by Veronica Polanco
“Que tu dijiste?!” mami asked bewilderedly.
“I’m not going to wait until marriage to have sex,” I declared, looking her right in the eyes.
I sat across mami at our dining table, calm but slightly amused, as she looked at me with pure disappointment and shock.
“Que? Y porque tú dices eso?”
With no intention of having sex, I couldn’t articulate why I staked that claim—perhaps it was the liquid courage I felt from my friend’s licorice-tasting vodka we stole from her parents that night.
At fifteen, whenever I imagined boys’ tongues wiggling around, trying to find their place in my mouth, I would ask myself, why in the hell are people obsessed with making out? I thought kissing boys was nonsensical and nasty. No, thank you.
Walking home from school freshman year, Leo, a sophomore, caught up to me and sternly pressed, “I heard you don’t like to kiss. Boys aren’t going to like you if you don’t like to kiss.”
“Uhm... ok. I don’t care.” Not only was Leo not cute, but kissing was wack.
The exchange with Leo ensued two years after I had broken up with my first boyfriend, Tyler. We were in 7th grade, and Tyler wanted to make out, pero I wasn’t into the idea. After our breakup, he chased after me on the ice skating rink yelling behind me, “I changed my mind! We don’t need to make out until you’re ready!” My friends formed a protective circle around me. Holding my friend’s hands, I dramatically yelled to Tyler, “It’s just. too. late!” as if the heartbreak had caused me years of suffering.
Despite this repulsion of physical interactions beyond hugging, my religious, conservative Dominican mother had waited until marriage. There I was, her little niña, sitting across from her, disclosing my interest in getting laid, presumably before walking down the aisle.
Why? I knew, at my core, waiting was not for me.
Sex is a personal decision. Working in sales, we have to set expectations with our clients. Perhaps I was attempting to establish expectations with mami not to disappoint her.
Or, in truth, it was likely that my malcriada brain didn’t like being told what to do. Este cerebro malcriado was the same brain that got me kicked out of Sunday school. The brain that urged me to get a tattoo at 14 years old because mami said tattoos were appalling.
Vamos a decir que I wasn’t an easy Dominican daughter.
At the dining table that night, we debated endlessly as I tried to find loopholes in her logic. Calm and prideful, she explained, “It’s important to know this person is someone you love, who you will be with forever.”
“What if I love someone, think we’re going to get married, and then we don’t because life happens?” I asked her.
Mami sighed in frustration and surrendered.
The rape talk was given prior to the sex talk. As a child, I knew why mom didn’t let me have sleepovers, and the fear of men violating me was instilled before my first crush.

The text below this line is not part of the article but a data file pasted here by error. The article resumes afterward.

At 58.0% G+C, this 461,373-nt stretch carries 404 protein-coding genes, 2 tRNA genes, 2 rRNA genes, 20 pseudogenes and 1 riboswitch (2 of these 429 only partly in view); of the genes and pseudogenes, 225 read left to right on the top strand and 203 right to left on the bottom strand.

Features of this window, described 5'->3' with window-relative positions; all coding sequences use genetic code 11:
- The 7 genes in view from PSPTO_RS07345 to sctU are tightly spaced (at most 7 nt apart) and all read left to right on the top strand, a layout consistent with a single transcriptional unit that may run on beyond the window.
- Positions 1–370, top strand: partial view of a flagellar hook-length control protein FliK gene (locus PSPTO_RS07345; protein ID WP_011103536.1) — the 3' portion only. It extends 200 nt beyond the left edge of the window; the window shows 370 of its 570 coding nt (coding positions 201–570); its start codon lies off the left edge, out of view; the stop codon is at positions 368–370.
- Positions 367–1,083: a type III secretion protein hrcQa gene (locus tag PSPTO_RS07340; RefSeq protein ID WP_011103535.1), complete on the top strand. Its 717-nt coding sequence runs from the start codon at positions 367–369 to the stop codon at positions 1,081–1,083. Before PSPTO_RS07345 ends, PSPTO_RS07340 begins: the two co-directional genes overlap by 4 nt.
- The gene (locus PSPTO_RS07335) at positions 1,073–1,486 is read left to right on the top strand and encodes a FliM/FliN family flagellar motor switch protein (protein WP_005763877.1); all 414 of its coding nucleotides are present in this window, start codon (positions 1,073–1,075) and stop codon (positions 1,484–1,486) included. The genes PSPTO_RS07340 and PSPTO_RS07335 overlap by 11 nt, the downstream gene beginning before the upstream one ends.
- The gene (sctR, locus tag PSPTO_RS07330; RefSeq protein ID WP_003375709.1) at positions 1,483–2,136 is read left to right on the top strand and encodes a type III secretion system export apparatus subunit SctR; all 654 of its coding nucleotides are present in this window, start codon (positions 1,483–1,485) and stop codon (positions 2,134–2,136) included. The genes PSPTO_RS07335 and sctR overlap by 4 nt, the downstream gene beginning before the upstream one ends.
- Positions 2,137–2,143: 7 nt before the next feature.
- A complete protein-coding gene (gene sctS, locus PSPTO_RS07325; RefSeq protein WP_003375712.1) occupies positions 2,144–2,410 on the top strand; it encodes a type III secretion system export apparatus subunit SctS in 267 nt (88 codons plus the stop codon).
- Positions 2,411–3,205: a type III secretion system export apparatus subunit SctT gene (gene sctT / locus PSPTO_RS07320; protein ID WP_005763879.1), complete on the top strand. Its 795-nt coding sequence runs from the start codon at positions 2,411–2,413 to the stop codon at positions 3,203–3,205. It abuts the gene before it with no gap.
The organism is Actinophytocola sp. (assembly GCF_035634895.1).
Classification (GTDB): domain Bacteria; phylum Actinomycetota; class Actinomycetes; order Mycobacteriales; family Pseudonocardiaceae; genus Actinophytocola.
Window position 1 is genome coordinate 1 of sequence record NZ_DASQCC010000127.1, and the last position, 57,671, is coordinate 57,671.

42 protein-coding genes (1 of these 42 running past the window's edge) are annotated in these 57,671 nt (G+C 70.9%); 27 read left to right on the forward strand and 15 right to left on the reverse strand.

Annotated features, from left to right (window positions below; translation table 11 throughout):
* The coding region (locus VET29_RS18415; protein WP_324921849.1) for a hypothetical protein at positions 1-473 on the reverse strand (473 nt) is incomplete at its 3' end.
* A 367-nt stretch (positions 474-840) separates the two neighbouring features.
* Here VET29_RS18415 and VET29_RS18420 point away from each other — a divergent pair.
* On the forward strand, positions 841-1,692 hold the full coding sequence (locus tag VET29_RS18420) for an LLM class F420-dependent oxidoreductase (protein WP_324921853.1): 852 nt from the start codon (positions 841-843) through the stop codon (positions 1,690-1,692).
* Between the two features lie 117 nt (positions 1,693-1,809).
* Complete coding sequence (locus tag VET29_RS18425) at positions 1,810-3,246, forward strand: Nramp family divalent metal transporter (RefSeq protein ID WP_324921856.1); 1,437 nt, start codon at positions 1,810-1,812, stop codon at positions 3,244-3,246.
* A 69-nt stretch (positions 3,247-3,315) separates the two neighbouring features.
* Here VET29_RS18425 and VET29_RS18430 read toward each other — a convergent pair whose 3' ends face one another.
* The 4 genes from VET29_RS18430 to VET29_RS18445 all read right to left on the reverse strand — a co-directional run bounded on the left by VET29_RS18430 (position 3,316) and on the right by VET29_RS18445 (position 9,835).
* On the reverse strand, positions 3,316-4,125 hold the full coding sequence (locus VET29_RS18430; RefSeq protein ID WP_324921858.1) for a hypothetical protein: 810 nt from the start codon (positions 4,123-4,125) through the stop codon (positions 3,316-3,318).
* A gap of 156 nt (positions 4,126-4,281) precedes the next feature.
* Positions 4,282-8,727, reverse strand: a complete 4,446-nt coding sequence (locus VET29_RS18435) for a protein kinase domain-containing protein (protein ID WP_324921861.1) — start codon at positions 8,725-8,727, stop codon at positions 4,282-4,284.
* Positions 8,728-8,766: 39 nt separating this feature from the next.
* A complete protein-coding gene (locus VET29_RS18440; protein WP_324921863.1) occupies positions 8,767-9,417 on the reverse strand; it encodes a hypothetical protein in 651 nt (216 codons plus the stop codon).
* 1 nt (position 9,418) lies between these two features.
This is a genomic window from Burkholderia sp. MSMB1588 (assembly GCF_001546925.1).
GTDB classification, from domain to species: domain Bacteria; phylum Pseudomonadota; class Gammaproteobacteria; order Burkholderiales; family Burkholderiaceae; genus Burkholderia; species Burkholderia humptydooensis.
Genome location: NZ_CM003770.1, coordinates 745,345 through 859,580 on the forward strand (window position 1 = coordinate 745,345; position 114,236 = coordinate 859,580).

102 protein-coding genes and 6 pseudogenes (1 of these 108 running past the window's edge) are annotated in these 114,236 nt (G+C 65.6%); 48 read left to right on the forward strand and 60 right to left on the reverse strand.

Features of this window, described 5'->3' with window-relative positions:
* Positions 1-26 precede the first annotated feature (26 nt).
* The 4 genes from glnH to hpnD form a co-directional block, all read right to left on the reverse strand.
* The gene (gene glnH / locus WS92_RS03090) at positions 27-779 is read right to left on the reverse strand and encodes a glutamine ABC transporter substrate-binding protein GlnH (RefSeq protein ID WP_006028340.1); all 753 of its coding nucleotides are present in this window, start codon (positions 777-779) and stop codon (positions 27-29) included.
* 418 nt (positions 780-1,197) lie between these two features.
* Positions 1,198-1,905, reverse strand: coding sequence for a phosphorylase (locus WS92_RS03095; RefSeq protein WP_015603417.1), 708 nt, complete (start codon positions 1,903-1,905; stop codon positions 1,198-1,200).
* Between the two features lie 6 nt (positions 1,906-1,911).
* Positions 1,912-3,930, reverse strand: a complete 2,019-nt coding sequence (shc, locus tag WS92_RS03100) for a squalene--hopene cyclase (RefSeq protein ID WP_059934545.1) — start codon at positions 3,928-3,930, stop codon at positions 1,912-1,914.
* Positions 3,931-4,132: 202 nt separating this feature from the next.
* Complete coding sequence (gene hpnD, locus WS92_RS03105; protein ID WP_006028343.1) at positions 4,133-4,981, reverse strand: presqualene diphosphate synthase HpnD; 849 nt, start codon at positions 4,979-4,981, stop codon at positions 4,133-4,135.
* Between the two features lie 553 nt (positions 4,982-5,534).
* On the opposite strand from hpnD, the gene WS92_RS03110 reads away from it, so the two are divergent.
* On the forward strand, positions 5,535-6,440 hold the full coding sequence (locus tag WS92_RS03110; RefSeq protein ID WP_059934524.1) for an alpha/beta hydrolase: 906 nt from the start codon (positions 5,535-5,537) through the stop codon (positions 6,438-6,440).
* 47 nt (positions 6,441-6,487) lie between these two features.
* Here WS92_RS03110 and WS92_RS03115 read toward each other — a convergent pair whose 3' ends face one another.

The sex talk itself was nonexistent. Papi steered far from the topic. Mami delivered it into two parts: please don’t get pregnant, and you must wait until marriage.
Gratefully, mami never followed up with the ways in which the universe would punish me if I were to disobey. She bypassed warnings of how my worth would be forever diminished, my life ruined, the heat I would endure in hell, or the men who would never respect me. She counseled: wait. wait. wait.
After the long premature debate, mami and I never again spoke of my sexual agenda.
Still, she didn’t refrain from questioning if my boyfriend and I were up to “no good” a few years later. “He didn’t touch you, verdad? “Right.” I would say back.
Because the sex talk with mami left out the details behind actual sex, when I finally decided I was ready, I relied on my experienced friends and their progressive American parents, who taught them about birth control.
While in college, mami found my birth control packet. She teared up, “I thought you would wait a bit longer.” And that’s it; she didn’t shame me or ask further questions. My dad, of course, no dijo nada.
I forced my family to drive to my college campus to watch Los monólogos de la Vagina, what I told them was “una obra que habla sobre todo que tiene que ver con la vagina - deseo sexual, el orgasmo, el embarazo, violación y mucho mas.” My family was seated in the front row, watching women acting out orgasms on stage. With mami not understanding the English words, I voiced the word vagina over 20 times.
After the play, they congratulated me, expressing great pride seeing their daughter on stage.
Ultimately, I’m grateful for my parents’ failure to implement severe constraints on the matter of intercourse. Papi chose silence, and mami chose her few words carefully. This scarcity of words led to the semi-acceptance of my sexuality. I never carried religious guilt around sex. I never felt God would punish me or men would view me differently for being a sexual person.
As far as Dominican daughters go, yo se que no fui fácil. I became sex-positive early on in life, aware that my sexuality was a part of being human. These unspoken exchanges with my parents, backed by love and support, created a foundation of subtle confidence.
Veronica Polanco is a proud daughter of Dominican immigrants. She works in the Technology industry developing strategy. As a creative, Veronica enjoys fostering moments of connection and reflection through writing. Her writing allows for the exploration of truth, as well as a playful tool for observing human behavior.